Health minister Joe Phaahla had to stand and deliver on Tuesday to convince the National Coronavirus Command Council (NCCC) to keep South Africa at lockdown alert level 1, Rapport reported.
According to the paper, several cabinet ministers wanted to impose stricter lockdown measures.
They were concerned over the rapidly rising number of Covid–19 cases in South Africa, and that countries like the UK, the Netherlands, Denmark, and France had implemented lockdowns.
An Imperial College London study from the UK found no evidence to suggest that Covid–19 from the omicron variant was less severe than the delta variant.
However, while European countries may be seeing a concerning increase in severe Covid–19 cases, the same is not true in South Africa.
Phaahla reportedly remained cool-headed and convinced his colleagues using the data collected in South Africa over the past few weeks.
As a result, South Africans will be able to enjoy the beach and other public amenities over the December holidays — for now, at least.
Last year the government closed beaches and public parks from 16 December to 3 January, and declared parts of the Eastern Cape and the Garden Route Covid–19 hotspots.
Public opinion on last year’s Christmas lockdown was divided, and local governments targeted by the bans criticised Ramaphosa saying that the national government was destroying their tourism sector.
This year the South African government did not implement a stricter lockdown even as the omicron variant caused Covid–19 cases to surge, as relatively few people who caught the diseases ended up in hospital.
However, medical researchers warned that it is still too early to conclude that South Africa’s fourth wave will be less severe than the Delta-drive third wave.
On Friday, several experts reported their latest findings in a media briefing convened by Phaahla’s health department. The experts presenting included:
- Michelle Groome, head of public health surveillance and response at the National Institute for Communicable Diseases (NICD)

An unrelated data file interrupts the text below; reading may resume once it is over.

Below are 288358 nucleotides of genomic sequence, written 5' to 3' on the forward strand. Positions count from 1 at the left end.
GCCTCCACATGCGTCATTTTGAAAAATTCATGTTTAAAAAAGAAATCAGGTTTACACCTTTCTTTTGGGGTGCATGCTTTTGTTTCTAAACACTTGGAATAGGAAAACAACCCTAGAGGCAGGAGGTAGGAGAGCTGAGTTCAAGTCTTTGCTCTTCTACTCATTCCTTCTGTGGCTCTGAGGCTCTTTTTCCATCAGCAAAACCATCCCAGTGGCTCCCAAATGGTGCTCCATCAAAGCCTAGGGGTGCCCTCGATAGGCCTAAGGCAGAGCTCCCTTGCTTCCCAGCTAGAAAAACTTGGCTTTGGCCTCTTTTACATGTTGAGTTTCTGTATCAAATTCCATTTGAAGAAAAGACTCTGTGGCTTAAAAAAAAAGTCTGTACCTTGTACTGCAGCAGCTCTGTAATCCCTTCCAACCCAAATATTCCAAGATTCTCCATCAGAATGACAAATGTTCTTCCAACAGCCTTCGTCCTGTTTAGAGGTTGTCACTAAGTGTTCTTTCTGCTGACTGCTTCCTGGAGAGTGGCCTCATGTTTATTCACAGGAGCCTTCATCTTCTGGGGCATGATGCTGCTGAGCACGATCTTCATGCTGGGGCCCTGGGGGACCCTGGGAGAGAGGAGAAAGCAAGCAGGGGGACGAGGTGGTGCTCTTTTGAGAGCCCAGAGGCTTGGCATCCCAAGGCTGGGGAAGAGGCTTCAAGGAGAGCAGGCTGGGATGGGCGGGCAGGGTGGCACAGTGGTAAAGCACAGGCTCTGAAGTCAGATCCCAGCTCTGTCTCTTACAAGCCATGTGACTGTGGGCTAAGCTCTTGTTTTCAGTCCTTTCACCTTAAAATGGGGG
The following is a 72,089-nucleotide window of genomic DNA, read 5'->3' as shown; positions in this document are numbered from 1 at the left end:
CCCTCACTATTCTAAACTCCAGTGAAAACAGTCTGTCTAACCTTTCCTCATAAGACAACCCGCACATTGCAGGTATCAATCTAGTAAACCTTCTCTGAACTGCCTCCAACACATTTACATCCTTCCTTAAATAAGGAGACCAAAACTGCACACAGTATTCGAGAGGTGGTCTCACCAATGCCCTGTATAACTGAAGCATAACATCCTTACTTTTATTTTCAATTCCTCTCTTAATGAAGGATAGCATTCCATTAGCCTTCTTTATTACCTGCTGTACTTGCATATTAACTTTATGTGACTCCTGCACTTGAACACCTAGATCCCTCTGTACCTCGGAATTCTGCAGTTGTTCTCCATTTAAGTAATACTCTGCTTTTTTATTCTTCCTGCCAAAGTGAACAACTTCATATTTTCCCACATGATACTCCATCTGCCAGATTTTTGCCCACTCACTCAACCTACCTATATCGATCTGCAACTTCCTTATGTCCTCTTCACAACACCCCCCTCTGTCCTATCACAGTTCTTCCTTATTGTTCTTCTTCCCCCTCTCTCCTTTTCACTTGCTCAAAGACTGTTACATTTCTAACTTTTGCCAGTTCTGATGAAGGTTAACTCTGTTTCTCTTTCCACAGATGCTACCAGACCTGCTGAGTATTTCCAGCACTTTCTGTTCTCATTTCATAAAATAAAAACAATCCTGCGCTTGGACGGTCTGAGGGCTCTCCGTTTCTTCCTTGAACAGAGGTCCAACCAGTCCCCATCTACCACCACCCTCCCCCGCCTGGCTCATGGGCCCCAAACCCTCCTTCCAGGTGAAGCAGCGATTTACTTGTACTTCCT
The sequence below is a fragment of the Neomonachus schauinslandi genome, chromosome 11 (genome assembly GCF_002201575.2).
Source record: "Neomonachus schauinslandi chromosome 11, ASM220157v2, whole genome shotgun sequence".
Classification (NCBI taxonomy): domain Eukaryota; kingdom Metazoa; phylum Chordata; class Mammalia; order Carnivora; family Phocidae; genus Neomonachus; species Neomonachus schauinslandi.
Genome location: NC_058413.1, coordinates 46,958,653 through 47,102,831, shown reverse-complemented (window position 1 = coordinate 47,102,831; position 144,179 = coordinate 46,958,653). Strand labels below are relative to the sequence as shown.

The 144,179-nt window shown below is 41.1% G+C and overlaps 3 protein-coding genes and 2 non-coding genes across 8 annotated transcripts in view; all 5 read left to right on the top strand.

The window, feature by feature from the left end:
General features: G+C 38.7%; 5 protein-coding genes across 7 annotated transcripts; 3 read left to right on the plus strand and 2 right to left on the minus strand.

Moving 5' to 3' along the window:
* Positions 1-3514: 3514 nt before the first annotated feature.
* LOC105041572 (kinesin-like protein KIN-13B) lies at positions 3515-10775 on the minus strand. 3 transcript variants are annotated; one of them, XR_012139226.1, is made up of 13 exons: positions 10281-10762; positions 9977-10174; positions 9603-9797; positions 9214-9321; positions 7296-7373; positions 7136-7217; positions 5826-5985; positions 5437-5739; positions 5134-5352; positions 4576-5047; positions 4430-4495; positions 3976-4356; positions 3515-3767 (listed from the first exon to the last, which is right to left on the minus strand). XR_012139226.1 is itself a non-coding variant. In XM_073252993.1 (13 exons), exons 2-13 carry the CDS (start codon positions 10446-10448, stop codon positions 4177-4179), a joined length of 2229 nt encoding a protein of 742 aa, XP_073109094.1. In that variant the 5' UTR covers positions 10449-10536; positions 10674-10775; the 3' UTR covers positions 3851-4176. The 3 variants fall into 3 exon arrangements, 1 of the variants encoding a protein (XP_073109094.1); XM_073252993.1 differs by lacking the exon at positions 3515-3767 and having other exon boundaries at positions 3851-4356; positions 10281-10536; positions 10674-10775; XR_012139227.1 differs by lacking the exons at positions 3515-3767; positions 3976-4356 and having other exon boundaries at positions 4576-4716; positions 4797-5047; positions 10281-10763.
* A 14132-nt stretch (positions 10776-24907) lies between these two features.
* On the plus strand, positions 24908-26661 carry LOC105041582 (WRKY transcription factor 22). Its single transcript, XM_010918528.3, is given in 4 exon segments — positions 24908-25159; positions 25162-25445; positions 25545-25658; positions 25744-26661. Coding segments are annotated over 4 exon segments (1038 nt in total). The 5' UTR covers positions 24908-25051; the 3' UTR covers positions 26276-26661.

- Waasila Jassat, on behalf of the DATCOV hospital surveillance team at the NICD
- Nicholas Crisp, deputy director-general at the National Department of Health
Groome and Jassat presented data showing that despite South Africa’s surge in Covid–19 cases, the level of hospitalisations and deaths remained low compared to the previous waves.
Jassat reported that the proportion of Covid–19 patients requiring critical care appeared to be decreasing, and the average length of stay in hospital was also coming down.
This could be for one of several reasons.
The level of vaccination combined with the number of people infected with previous coronavirus variants may be protecting many South Africans from contracting severe disease during the fourth wave.
It is also possible that the omicron variant causes less severe symptoms than Delta. However, the Imperial College London study contradicts this.
Another possibility, researchers warned, is that South Africa’s surge in hospitalisations could still be coming.
Given how much more rapidly Omicron spread than previous variants, a surge in hospital admissions could still lag a few weeks behind.
Jassat also warned that even though the preliminary data was promising, Covid-19 still presents with a spectrum of symptoms.
People still get severe symptoms and die, and some report suffering “long Covid”.
For this reason, people should not let their guard down. South Africans should vaccinate, continue to wear their masks, and avoid large gatherings, Jassat said.
While experts caution against being overly optimistic until more data is available, the latest data remains promising.
CSIR researcher Ridhwaan Suliman said that the number of Covid–19 cases in South Africa are still rising as other provinces follow Gauteng’s epidemic trajectory, but are slowing.
Actuarial scientist Louis Rossouw concurred, saying that cases in Mpumalanga, Limpopo, and the North West are slowing, but are still growing in other provinces.
Rossouw’s calculations also showed that the Covid–19 reproduction number in South Africa has declined to a range of 1.13 – 1.24.